Posts Tagged ‘Hong Kong history’
Despite lobbying from archivists and activists, Hong Kong still doesn’t have an archives law, which means the government can casually destroy documents or fail to keep records of internal communications. When it comes to researching Hong Kong’s history, scholars, journalists and members of the public are forced to rely on Britain’s national archives.
Hongkongers are more and more interested in their own history, as we can see in the popularity of local history tours. We look at how the framing of history directly affects how Hongkongers see themselves today.
More and more private museums have opened in Hong Kong in recent years. Unlike public museums, many of them showcase very specific interests. In a tiny place like Hong Kong, you can find museums featuring toys, furniture, camera equipment and even fans.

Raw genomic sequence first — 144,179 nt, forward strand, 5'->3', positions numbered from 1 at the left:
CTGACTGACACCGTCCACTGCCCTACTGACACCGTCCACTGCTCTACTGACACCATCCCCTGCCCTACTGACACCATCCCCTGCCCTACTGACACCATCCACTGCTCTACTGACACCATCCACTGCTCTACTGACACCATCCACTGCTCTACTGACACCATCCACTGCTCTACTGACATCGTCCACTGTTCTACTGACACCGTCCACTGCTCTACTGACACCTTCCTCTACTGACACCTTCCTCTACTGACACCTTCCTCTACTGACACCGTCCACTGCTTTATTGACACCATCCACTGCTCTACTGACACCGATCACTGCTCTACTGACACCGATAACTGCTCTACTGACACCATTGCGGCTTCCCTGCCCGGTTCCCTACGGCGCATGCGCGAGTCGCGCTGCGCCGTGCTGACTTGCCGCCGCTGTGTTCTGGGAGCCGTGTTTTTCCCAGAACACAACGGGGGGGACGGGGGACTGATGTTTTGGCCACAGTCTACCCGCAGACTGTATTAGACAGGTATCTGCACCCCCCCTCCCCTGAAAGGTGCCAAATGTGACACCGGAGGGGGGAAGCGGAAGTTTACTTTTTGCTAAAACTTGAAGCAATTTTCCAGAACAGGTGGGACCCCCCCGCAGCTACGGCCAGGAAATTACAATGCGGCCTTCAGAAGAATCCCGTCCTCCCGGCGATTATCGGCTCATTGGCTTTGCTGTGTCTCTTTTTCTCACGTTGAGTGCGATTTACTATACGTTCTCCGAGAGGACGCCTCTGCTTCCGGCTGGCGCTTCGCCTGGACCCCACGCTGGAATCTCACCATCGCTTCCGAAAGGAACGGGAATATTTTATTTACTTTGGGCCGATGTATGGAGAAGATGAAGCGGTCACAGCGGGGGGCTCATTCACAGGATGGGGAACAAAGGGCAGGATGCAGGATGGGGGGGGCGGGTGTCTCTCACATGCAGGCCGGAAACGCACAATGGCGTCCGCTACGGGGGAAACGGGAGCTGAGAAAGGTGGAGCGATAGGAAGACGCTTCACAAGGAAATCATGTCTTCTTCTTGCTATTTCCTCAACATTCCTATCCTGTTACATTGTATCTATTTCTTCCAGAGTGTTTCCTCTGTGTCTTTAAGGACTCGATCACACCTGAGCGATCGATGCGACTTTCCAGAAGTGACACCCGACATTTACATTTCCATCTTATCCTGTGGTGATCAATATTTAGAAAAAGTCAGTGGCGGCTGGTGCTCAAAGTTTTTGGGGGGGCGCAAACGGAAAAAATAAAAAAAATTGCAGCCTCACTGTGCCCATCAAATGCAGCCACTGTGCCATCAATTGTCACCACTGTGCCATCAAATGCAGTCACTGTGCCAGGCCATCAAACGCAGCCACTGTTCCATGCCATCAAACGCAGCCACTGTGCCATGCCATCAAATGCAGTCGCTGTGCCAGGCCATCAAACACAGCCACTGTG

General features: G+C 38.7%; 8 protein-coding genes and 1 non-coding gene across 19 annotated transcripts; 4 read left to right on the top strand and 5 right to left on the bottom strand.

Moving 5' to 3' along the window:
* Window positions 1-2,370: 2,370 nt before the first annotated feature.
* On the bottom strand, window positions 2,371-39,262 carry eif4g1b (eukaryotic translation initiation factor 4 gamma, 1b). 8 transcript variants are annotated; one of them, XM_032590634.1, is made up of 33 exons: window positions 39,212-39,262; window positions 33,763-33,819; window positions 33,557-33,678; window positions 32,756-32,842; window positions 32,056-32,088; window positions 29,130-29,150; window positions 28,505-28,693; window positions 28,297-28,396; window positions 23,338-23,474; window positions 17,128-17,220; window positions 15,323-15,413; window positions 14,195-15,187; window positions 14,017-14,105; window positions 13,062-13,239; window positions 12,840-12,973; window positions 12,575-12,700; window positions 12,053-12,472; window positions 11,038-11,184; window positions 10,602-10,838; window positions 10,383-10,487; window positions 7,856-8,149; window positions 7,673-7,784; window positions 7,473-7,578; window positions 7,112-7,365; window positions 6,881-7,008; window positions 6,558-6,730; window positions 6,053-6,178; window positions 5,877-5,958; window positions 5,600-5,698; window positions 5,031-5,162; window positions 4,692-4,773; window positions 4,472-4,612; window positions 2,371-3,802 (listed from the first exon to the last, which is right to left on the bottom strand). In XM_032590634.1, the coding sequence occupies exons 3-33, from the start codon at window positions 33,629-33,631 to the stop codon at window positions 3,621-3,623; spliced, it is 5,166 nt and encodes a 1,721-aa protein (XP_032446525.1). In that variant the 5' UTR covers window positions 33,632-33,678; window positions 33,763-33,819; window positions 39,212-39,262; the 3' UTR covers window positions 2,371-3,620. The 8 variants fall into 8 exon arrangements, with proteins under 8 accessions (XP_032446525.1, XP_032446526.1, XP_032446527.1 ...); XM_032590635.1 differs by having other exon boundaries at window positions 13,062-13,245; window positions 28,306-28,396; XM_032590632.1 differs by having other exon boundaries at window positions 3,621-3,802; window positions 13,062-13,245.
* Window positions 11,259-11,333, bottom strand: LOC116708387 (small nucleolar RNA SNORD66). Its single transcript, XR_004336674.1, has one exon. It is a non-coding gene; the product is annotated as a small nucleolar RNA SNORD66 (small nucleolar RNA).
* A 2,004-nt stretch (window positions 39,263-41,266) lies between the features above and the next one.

The Chinese Manufacturer’s Association says there are almost no factories still operating in Hong Kong. But some companies remain optimistic that local manufacturing won’t die out and do all their production here.
Hong Kong’s heritage, like walled villages and old markets, can’t stay forever, so a group of young people are leading tours to share these overlooked stories with the public while they still can.
While the sheer volume and creativity of the art and visual culture of the recent Umbrella Movement is unprecedented in Hong Kong’s history, the territory does have a history of protest and protest culture. Varsity takes a look at how protest objects and their collection have changed over the years.